The pattern would be perfect in any worsted weight yarn, and about half of the yarn at Close Knit fits in that category. You'll need about 300-325 yards of yarn and whatever size needle gives you the fabric you like. One of our knitters picked up some Manos del Uruguay Rittenhouse Merino 5-ply to make this, and another Raveler used Manos del Uruguay Maxima. It would be fabulous in Belle Organic Aran from Rowan and Amy Butler, and three skeins should be enough. Of course, the Spud & Chloe Sweater called for in the pattern is pretty hard to beat, too, and we are expecting a shipment from Spud & Chloe and Blue Sky Alpacas soon.
The knitting was so blissfully mindless, and the finished project is so perfect, I'll just have to make several!
Wednesday, January 5, 2011
Are you brand new to knitting? Trying to pick it up again after several years? Just need a little extra confidence to tackle something new? Adrienne continues to offer her skills on Thursday nights with Knitting: Beginning and Beyond. Classes are from 6:30 to 8:30, and we have a three week session starting on January 15th and one starting on February 10th. Adrienne is a very straight-forward, no-nonsense teacher. She will have you knitting with confidence by the end of class.
If you are already comfortable with the basics and are ready to take on a sweater, Judy Taylor offers her Learn to Knit a Sweater class beginning January 17th. Over the course of six classes, Judy will teach you to read a pattern and achieve professional results for your first sweater. Judy is a popular teacher, and her classes are always fun.
For the more experienced knitters ready to learn some specific new techniques, I'm offering a series of classes a little later on Tuesday nights. We'll start out learning a provisional cast on and grafting while making this fabulous cowl. I made this for myself in the fall, and it was very hard to leave it at the shop as a sample. If there is interest, I hope to continue teaching techniques classes through the spring.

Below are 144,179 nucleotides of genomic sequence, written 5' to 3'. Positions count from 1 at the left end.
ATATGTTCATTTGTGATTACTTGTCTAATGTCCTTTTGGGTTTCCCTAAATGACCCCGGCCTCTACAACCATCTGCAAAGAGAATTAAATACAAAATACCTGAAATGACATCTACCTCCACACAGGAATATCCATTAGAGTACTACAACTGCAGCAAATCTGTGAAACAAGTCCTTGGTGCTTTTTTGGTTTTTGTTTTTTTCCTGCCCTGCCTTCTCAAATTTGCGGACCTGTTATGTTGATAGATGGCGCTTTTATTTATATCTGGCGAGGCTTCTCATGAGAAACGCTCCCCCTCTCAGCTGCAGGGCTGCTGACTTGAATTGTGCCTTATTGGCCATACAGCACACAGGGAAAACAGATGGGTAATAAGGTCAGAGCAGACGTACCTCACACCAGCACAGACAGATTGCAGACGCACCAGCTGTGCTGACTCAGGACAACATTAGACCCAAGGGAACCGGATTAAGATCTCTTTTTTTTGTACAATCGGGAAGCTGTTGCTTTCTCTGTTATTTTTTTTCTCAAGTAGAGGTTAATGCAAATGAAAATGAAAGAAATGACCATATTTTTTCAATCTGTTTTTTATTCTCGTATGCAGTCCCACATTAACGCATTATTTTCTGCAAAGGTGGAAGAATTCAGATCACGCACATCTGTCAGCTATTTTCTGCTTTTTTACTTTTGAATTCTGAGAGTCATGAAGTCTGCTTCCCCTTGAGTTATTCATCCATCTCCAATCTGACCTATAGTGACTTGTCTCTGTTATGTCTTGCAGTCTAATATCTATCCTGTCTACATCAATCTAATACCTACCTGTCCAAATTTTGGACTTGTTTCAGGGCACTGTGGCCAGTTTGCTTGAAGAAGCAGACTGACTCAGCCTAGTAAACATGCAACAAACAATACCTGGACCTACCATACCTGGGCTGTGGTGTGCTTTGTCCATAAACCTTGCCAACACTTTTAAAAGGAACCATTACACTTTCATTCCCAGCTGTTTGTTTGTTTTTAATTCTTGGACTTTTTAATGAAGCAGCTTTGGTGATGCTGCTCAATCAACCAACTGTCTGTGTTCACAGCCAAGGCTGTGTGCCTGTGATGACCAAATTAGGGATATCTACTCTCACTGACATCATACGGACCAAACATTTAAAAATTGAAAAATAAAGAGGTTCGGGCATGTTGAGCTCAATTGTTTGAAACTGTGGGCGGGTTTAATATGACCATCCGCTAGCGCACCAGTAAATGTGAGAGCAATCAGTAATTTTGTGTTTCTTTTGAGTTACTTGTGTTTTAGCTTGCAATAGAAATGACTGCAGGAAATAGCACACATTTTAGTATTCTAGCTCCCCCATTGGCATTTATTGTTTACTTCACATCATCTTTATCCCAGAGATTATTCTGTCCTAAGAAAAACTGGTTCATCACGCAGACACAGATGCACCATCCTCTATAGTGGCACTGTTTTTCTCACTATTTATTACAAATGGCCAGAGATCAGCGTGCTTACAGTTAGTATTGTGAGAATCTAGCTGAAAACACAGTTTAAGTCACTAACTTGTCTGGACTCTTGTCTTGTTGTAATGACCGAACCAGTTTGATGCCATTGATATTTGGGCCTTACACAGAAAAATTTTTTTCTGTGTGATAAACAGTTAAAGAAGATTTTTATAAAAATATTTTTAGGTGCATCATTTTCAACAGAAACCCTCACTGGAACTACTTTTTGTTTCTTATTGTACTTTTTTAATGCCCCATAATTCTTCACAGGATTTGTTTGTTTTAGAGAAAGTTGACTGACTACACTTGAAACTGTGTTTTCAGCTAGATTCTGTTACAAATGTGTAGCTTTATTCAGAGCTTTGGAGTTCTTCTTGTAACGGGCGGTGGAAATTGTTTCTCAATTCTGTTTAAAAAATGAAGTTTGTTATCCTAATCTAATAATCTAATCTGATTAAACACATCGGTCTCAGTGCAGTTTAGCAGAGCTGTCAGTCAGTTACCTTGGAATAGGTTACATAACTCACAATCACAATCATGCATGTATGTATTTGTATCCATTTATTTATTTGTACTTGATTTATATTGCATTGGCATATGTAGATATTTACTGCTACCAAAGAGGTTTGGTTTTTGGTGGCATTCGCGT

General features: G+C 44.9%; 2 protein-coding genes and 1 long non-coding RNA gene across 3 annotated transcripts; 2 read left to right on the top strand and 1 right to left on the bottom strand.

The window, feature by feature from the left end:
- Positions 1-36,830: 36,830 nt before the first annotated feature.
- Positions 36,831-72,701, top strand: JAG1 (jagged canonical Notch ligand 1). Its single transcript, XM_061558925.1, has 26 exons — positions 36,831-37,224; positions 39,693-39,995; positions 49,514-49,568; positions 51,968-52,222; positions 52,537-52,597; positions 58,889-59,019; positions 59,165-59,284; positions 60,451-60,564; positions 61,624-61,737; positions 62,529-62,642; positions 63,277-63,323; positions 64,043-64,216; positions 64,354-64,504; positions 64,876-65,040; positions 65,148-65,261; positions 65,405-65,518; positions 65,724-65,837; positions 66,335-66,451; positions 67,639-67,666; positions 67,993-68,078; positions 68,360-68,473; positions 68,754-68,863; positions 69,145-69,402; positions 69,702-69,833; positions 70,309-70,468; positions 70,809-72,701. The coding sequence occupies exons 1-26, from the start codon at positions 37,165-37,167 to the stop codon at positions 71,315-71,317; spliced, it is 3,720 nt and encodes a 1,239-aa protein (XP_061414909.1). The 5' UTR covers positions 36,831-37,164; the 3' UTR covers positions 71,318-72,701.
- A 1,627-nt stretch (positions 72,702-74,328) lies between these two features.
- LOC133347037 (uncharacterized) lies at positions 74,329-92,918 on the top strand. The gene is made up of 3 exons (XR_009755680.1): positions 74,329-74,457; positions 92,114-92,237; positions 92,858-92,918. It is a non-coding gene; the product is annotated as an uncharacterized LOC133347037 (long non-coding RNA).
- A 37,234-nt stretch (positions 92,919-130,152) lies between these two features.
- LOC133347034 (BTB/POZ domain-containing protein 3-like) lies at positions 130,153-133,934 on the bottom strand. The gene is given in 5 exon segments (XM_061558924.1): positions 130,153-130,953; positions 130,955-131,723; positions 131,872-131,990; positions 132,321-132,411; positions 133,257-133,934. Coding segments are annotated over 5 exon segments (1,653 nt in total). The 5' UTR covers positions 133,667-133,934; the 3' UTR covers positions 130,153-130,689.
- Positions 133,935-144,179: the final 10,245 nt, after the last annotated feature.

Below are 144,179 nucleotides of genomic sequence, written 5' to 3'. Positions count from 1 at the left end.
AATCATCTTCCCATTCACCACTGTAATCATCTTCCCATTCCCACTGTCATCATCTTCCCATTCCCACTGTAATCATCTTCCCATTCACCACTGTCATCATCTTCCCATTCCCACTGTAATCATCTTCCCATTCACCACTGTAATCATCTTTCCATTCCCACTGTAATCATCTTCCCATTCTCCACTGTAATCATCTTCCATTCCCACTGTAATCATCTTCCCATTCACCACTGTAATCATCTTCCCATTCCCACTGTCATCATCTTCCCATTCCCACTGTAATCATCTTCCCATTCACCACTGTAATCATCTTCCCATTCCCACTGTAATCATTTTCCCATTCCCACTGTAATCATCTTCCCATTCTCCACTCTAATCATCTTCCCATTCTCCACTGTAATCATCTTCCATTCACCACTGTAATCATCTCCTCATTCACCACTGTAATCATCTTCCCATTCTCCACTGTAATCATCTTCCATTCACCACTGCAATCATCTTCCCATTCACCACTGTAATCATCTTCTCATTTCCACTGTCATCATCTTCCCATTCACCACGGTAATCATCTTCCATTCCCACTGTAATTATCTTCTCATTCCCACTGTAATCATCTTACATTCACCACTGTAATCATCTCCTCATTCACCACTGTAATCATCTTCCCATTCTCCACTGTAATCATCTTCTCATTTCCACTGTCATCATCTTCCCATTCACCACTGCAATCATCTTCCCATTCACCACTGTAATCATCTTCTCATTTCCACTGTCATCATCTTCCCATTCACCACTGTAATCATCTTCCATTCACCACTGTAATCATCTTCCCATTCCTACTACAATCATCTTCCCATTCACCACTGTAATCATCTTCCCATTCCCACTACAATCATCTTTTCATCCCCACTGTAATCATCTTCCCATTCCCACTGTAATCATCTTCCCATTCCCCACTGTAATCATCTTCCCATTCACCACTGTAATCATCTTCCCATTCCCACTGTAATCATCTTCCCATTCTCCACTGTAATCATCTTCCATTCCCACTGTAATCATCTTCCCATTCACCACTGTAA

If you'd like to learn (or relearn) to knit but can't commit to Adrienne's three week sessions, take a look at Ann's one-shot knitting workshop. In two short hours, Ann will teach you to cast on, knit, purl, increase, and bind off. Ann is a very patient and thorough teacher. In the course of one Tuesday evening, she will give you the basic skills to get you on your way.
Ann is teaching a few project-based classes, as well. In January, she will walk you through your first pair of socks over the course of three classes. You will need to be pretty comfortable with knitting basics to tackle the socks.
In February, she will reveal the magic of cabling with a basic chunky scarf. If you can knit and purl, you can cable!
Give us a call at the shop or stop by to sign up for classes. If there is something else you'd like to see offered, please let us know. Join us this winter to learn something new!